One issue with a solely education driven approach to fighting fake news is that it requires an unrealistic amount of effort and time to critically assess everything you read. Other groups on campus are taking a more structured approach to the fight against fake news. The Public Editor Project, for example, is run by team of data scientists in the Berkeley Institute for Data Science. This group adopts a more community-based approach to combating low-quality information in the public sphere.
The Public Editor Project originated from a course titled Sense and Sensibilities—one of Berkeley’s Big Ideas Courses. This interdisciplinary course explores how science functions in a democracy and teaches students about scientific vocabulary and practices to help them better understand how science works. As part of a course assignment, students were asked to pick a news article and analyze how well the article communicated some of the scientific concepts covered by the course.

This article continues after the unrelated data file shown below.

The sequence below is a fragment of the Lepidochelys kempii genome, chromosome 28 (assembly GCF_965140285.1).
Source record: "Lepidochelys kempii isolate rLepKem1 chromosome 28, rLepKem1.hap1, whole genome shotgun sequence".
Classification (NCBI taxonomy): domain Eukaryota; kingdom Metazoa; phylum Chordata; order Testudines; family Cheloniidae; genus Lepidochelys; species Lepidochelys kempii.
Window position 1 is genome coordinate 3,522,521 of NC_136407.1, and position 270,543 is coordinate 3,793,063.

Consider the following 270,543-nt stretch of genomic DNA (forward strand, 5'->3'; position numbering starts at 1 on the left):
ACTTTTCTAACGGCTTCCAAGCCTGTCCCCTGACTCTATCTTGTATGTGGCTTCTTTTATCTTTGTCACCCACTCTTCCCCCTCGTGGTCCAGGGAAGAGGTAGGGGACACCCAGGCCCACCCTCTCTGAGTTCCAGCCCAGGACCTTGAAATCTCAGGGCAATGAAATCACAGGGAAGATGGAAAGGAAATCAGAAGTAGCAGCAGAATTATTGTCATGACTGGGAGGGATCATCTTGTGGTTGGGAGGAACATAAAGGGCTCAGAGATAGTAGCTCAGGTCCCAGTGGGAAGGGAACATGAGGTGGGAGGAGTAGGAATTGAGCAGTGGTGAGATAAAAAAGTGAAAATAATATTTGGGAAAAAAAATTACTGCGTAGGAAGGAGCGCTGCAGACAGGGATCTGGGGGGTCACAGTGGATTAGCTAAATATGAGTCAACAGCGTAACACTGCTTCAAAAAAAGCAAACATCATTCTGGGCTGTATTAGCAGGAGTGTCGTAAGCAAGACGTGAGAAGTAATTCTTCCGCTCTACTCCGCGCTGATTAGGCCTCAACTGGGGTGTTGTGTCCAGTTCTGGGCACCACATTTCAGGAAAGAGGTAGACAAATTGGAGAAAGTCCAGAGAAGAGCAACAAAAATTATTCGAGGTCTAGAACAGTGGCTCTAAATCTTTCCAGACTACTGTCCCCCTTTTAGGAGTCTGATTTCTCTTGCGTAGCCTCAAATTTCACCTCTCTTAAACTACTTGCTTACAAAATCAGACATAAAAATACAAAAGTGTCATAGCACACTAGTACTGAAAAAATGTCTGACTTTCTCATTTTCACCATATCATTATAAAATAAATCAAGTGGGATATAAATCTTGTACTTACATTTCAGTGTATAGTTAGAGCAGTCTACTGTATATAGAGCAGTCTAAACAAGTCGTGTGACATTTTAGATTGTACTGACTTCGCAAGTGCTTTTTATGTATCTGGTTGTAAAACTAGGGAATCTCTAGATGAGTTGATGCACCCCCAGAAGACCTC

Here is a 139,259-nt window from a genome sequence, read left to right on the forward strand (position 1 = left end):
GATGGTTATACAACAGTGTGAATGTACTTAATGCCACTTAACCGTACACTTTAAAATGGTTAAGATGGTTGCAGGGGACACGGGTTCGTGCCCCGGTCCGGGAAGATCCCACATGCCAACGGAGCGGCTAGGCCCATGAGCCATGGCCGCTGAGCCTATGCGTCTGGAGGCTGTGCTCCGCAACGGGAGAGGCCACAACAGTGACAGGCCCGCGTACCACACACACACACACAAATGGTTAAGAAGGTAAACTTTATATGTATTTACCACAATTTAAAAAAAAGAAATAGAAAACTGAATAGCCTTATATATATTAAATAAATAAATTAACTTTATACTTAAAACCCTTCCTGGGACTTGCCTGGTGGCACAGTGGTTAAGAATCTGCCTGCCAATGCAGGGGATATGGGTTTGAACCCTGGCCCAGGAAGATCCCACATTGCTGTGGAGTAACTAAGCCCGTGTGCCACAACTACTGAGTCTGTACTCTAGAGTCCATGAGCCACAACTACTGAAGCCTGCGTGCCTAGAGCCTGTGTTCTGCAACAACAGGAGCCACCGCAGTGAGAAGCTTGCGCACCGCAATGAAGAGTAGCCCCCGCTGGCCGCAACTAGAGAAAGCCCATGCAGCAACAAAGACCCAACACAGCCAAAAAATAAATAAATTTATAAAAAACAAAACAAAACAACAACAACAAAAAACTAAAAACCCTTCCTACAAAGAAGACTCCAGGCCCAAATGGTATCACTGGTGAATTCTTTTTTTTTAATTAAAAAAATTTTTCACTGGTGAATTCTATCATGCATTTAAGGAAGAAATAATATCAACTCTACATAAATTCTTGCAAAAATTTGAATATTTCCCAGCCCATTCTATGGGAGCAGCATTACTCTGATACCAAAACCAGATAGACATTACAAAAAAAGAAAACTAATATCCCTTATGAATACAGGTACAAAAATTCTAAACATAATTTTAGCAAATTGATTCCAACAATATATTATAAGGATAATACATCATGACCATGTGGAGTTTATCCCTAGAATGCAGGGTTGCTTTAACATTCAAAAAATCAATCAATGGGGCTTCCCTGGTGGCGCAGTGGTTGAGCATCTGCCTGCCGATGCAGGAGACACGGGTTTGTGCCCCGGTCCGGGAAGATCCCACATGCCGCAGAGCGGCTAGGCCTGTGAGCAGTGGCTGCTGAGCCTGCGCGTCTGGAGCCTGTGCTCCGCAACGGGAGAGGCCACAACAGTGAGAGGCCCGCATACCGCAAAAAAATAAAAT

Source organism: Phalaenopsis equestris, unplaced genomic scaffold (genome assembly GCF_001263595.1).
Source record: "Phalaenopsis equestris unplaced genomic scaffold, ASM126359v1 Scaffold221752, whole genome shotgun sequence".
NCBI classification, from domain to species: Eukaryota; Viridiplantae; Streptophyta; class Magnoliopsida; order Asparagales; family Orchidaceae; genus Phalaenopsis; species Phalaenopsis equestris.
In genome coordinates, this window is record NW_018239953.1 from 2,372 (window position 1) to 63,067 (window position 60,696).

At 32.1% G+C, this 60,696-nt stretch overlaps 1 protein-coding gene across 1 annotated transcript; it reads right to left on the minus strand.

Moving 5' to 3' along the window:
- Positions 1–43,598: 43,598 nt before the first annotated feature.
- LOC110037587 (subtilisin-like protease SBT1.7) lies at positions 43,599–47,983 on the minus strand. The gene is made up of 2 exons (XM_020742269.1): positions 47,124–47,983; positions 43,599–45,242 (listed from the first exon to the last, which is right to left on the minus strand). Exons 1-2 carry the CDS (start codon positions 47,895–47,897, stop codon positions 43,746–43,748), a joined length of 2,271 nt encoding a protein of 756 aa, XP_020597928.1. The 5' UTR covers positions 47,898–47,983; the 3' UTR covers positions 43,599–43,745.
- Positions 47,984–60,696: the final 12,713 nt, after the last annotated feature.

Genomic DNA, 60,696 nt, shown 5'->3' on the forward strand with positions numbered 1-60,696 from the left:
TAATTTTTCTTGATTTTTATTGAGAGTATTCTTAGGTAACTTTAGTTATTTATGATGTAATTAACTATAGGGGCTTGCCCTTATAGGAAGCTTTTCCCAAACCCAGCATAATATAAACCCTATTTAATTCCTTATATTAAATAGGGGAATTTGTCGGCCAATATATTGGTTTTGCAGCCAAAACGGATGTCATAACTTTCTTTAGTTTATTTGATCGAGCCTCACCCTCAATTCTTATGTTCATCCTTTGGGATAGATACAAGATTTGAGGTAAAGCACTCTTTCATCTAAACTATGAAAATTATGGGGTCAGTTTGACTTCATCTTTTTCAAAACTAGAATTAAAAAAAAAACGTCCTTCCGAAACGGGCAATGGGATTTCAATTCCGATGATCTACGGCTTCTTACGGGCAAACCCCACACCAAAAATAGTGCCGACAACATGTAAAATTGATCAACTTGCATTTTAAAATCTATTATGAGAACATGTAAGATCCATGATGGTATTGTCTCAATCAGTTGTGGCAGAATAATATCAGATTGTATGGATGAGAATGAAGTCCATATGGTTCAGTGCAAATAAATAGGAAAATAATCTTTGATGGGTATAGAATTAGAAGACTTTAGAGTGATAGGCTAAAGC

This assignment inspired The Public Editor Project’s team to create a web-based platform where a community of users could assess an article’s validity in a similar manner. Currently, the process works like this: a highly shared article focused on a topic like global warming or medicine is sent to a flagger, who highlights problems in the article based on pre-assigned categories like leaps in scientific reasoning or correlation versus causation concerns. When these flaggers reach a gold standard—that is, when they are evaluating articles in a similar manner to that of an expert—the article is sent on to a generalist. The generalist breaks up the article into smaller sections and sends each section on to a particular specialist who has been highly trained in one of the previously mentioned categories. The specialist then highlights the specific part of the text where they see evidence of that particular problem. At the end of the process, the different levels of assessments are then combined to produce a single credibility score for the article. “The point of a credibility score is not to say that this article is awesome or terrible. It’s to try and provide some information about how well the article does on all of these different metrics,” explains Aditya Ranganathan, a lead researcher on the team. As the project grows, he is hoping to involve as many people as possible in the process. “In the long term, my grandmother is really the person I want to target. She wakes up in the morning and does the crossword. Instead of doing the second crossword, I want her to look at two articles for us.”